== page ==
Setting up to print your canvas
Whether or not you’re printing your canvas these instructions still apply. We need to create a template to help us print, crop and frame the canvas – please scroll down to the framing section to get an idea.
First measure up the width and height of the frame from edge to edge, now measure how thick the frame is and finally measure the width of the wood used to make the frame.
For example my frame is 30 cm x 20cm, my frame thickness is 2cm and the width of each piece is 3cm. So my material needs to be at the very most 30cm x 40cm to get the best results. If you want to try and use as much canvas as possible for your print then just ensure that it covers the sides of the frame and around 1cm on the back to give you something to staple into and tension.
My printed area is going to be the area of the frame (30 x 20 cm) plus the sides, so that’s 34 x 24 cm.
For folding the canvas and getting a nice fit you’ll need to cut the corners off so make sure to add lines to your template. If you scroll down you’ll see why/ how this is done.
I used Photoshop CS3 to do my print templates but you should be able to follow the steps and do this in any basic application that lets you draw a few guides and lines over a photo. I guess if you’ve got a decent photo printer then you’re using Photoshop – CS3 and onwards has a much better print interface.
Create a new document, from the measurements of the frame and make sure its at a minimum of 300 dpi resolution and use RGB colour.
Next show your rulers (CTRL + R) make sure you’re setup for mm or cm (Edit, menu then Preferences to change).
Drag guides to mark the sides of the frame.
Draw lines for cutting the corners off.
Create a white frame around the outside in a new layer – to save wasting ink on the material being stapled to the frame.
Now you can put your photo in this document for printing and it will be perfectly positioned for you. This works also if you’re doing multiple panels. I won’t go into colour correction here, I’ll assume that you’ve done all this.
First to save wasting paper do a very small test print to make sure your print heads are aligned and nothing funky is happening in your images.
OK so we’re ready to print. You’ll need to first load the canvas roll typically at the back of the printer – this can be a pain to do as the printer won’t feed the roll unless its absolutely straight. To remedy this before clipping the canvas roll on the printer feed it first into the printer and press the roll button on your printer. It’s hit and miss but eventually it will take it, you just need to feed the paper in straight.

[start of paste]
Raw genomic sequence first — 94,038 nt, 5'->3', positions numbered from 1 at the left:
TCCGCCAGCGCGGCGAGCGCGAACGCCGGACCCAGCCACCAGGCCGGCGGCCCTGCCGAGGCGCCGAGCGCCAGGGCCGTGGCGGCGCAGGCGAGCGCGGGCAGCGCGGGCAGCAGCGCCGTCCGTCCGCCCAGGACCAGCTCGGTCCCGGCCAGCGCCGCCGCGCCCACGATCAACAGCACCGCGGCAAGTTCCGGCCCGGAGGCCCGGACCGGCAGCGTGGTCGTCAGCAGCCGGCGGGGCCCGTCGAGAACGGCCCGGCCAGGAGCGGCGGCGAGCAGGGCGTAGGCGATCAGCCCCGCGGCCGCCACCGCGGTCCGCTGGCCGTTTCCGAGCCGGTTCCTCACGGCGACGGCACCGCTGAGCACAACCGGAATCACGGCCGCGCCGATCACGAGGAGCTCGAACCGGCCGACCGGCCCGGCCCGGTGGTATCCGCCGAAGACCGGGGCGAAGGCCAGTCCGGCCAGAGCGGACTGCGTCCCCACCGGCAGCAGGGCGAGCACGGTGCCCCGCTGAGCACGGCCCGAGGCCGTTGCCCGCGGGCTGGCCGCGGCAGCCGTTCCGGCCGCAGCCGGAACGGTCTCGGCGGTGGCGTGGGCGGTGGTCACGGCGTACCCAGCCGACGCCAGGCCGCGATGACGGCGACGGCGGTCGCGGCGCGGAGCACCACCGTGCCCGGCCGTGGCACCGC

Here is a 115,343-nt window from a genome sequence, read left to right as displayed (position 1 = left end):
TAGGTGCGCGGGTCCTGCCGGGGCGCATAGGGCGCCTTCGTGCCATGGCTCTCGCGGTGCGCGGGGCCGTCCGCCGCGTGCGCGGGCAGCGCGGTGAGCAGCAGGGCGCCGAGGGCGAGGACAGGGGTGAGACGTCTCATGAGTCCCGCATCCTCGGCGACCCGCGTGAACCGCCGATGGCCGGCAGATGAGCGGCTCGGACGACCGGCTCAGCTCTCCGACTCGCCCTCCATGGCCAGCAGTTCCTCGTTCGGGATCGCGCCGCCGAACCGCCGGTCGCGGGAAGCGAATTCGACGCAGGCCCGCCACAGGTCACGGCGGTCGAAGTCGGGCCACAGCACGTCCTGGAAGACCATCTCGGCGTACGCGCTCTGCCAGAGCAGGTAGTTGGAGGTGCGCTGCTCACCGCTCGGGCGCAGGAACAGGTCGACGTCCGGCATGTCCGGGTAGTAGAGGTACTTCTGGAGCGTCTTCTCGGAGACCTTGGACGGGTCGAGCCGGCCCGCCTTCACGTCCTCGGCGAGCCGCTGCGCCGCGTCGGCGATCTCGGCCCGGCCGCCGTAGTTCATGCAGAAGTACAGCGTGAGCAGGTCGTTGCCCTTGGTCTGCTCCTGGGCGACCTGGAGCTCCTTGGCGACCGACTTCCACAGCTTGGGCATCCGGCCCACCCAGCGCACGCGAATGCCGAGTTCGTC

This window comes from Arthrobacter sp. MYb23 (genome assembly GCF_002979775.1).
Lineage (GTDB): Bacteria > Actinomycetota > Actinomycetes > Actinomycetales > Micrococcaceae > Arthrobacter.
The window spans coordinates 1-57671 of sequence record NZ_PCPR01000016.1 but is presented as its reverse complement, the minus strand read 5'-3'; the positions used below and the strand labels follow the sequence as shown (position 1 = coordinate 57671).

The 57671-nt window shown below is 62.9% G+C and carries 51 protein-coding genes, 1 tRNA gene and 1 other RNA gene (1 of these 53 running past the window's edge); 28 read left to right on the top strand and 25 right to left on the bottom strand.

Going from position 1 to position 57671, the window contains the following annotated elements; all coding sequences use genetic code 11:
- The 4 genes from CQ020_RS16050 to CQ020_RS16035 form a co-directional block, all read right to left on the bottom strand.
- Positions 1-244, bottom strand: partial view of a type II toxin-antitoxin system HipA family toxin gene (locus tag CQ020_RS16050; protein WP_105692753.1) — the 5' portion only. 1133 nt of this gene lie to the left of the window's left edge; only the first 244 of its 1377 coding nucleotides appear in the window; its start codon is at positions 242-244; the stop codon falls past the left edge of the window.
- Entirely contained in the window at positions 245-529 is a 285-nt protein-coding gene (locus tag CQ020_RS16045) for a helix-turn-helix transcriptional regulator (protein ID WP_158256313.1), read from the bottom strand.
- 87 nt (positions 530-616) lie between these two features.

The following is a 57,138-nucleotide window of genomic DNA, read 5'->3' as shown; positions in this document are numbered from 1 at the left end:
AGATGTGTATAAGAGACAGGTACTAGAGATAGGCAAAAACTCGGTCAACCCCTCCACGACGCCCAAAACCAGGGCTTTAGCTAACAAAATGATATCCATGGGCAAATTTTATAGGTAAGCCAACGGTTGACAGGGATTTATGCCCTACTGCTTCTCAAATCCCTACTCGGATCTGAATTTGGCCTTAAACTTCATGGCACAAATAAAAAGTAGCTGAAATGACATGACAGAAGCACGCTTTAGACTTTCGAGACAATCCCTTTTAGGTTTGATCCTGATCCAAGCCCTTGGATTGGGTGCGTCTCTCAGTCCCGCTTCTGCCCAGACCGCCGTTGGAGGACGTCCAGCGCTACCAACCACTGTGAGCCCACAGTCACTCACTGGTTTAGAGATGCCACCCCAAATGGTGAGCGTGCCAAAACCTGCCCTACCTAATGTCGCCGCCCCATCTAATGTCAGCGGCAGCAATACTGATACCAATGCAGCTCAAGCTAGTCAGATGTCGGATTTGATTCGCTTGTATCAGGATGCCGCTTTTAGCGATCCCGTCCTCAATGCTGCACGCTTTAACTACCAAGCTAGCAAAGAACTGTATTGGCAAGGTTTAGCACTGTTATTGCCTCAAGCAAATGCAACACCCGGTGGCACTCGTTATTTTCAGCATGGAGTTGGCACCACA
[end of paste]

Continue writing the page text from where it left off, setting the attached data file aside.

Now clip the roll on to the back of the printer and you’re ready to go. When printing you just need to set a few basic things, the media type (Watercolour paper – radiant white), to use the roll instead of sheet and to set the paper size to user defined (size of your document).
I always tick photo enhance and best photo options, also using the gloss optimiser. I leave the printer drivers to render the best colour conversion it can, generally few colours in my prints are out of the gamut. To get better results spend time playing with these setting but be prepared to waste some ink.
Click print and thats it. Once you’re done, press the roll feed button on the printer to feed the canvas out so you can cut it – the R1900 can attempt to cut the canvas but it’s too thick. Once you’ve cut it (It only needs to be roughly straight) then press the roll feed button again to retract the leftover canvas ready for the next time – for doing panels I printed all of them and then cut the roll after the last print to save canvas.
Framing your canvas
OK, you’ll need a staple gun with 6-10mm staples to do this. Its pretty easy to do and takes about 5-10 minutes per frame.
Remember the corner lines I added in my template first cut these off.
Now mark and measure in the depth of your frame on each side of your canvas, so on mine, I mark the edge at 2cm and at 22cm for example – you need these marks to make sure you get your frame in the right place.
With the canvas face down fold back along the edge of the picture.
You should be able to line up the edges of your canvas with the frame, put in a staple to secure.
Pull the canvas tight, and staple the opposite side.
Tuck the corners in at the top and staple down, repeat at the bottom making sure to pull the canvas tight.
Finish off by stapling all sides down – can be as messy as you like, no one will see.
You should be left with a nice end result! 🙂 Please feel free to ask if you need a hand or something explained – or if you want me to print your photos!